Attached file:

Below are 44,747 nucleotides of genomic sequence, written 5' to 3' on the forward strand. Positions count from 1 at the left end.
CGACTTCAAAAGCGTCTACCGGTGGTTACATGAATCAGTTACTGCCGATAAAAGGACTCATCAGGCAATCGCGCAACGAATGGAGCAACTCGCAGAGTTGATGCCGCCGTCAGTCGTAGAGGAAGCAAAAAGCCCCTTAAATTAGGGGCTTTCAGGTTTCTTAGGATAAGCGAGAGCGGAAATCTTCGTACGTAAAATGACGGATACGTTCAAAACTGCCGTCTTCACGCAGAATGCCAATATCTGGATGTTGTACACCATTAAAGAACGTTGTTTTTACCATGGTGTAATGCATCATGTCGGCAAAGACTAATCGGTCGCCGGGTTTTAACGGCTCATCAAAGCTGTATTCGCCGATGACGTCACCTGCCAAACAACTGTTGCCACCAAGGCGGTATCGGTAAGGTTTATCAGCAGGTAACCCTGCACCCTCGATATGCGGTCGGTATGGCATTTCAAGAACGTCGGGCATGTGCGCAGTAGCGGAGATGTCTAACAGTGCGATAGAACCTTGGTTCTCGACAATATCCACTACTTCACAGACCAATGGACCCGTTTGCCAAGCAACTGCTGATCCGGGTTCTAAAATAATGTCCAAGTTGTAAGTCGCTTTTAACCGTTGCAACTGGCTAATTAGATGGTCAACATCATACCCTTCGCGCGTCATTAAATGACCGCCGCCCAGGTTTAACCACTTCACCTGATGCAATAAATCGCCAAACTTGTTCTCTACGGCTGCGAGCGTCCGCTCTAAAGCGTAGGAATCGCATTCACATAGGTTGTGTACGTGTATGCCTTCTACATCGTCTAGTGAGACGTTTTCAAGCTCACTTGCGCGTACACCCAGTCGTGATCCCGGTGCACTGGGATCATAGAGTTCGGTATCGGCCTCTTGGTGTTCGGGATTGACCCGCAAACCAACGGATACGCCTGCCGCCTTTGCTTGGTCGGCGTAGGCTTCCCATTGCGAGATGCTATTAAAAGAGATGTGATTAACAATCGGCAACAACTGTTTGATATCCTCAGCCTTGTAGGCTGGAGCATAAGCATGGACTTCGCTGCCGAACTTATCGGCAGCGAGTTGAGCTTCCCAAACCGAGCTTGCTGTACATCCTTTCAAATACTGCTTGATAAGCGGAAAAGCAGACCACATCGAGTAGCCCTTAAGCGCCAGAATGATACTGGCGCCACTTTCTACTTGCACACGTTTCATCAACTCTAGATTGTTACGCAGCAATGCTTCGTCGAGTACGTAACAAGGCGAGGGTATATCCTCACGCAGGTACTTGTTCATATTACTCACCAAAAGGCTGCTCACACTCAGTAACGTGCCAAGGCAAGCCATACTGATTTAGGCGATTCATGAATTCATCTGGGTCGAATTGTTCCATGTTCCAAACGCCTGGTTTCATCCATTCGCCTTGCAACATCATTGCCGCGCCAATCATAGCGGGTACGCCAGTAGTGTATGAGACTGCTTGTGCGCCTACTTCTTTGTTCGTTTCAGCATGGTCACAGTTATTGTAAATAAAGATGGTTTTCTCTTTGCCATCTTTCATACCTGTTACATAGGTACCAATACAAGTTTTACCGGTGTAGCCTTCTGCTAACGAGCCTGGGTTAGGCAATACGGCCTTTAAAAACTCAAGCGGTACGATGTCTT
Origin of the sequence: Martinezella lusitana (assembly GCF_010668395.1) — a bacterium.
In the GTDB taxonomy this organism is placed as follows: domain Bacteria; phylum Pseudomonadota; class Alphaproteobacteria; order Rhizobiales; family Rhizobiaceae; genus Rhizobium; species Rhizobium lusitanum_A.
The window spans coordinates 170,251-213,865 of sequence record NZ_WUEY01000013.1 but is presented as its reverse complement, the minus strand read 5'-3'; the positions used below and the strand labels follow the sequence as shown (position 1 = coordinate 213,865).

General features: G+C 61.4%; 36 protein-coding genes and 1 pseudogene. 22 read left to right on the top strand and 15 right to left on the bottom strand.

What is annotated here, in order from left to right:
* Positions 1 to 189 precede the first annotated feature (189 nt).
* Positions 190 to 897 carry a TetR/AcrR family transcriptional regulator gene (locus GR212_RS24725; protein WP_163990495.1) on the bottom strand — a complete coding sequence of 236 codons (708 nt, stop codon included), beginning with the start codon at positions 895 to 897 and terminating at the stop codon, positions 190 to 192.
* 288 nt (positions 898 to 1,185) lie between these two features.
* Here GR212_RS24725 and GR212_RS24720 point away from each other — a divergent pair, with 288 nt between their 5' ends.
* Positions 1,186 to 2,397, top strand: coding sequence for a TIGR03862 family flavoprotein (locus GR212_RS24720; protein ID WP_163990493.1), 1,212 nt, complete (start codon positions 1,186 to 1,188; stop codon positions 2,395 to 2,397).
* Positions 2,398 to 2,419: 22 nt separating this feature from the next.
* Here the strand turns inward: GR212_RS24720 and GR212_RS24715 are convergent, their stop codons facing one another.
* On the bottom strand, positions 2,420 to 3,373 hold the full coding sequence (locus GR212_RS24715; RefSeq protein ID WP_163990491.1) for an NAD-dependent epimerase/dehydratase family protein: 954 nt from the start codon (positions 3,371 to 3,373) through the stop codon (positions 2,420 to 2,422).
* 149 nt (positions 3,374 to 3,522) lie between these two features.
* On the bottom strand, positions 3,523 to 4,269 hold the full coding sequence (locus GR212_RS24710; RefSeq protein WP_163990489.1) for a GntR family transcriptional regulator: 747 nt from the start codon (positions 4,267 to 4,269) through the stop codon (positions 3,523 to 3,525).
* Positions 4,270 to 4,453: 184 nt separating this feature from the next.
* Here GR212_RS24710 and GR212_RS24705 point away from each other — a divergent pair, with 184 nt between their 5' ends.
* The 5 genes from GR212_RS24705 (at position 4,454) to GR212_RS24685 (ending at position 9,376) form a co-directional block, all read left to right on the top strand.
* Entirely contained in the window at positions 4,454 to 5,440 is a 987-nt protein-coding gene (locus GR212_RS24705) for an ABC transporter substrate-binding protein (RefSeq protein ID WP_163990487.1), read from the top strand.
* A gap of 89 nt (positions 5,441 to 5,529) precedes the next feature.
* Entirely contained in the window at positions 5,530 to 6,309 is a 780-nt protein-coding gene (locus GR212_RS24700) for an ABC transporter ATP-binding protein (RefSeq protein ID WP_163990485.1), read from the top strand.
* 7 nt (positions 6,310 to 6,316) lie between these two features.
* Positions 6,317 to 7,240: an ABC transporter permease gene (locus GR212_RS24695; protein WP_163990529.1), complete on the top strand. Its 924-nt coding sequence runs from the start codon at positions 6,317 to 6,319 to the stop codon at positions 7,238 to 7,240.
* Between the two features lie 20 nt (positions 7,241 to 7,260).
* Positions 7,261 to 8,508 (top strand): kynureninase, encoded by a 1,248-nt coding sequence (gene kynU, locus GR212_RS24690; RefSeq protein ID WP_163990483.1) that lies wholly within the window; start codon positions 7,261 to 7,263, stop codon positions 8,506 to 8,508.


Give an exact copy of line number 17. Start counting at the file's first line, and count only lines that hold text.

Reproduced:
* On the bottom strand, positions 3,523 to 4,269 hold the full coding sequence (locus GR212_RS24710; RefSeq protein WP_163990489.1) for a GntR family transcriptional regulator: 747 nt from the start codon (positions 4,267 to 4,269) through the stop codon (positions 3,523 to 3,525).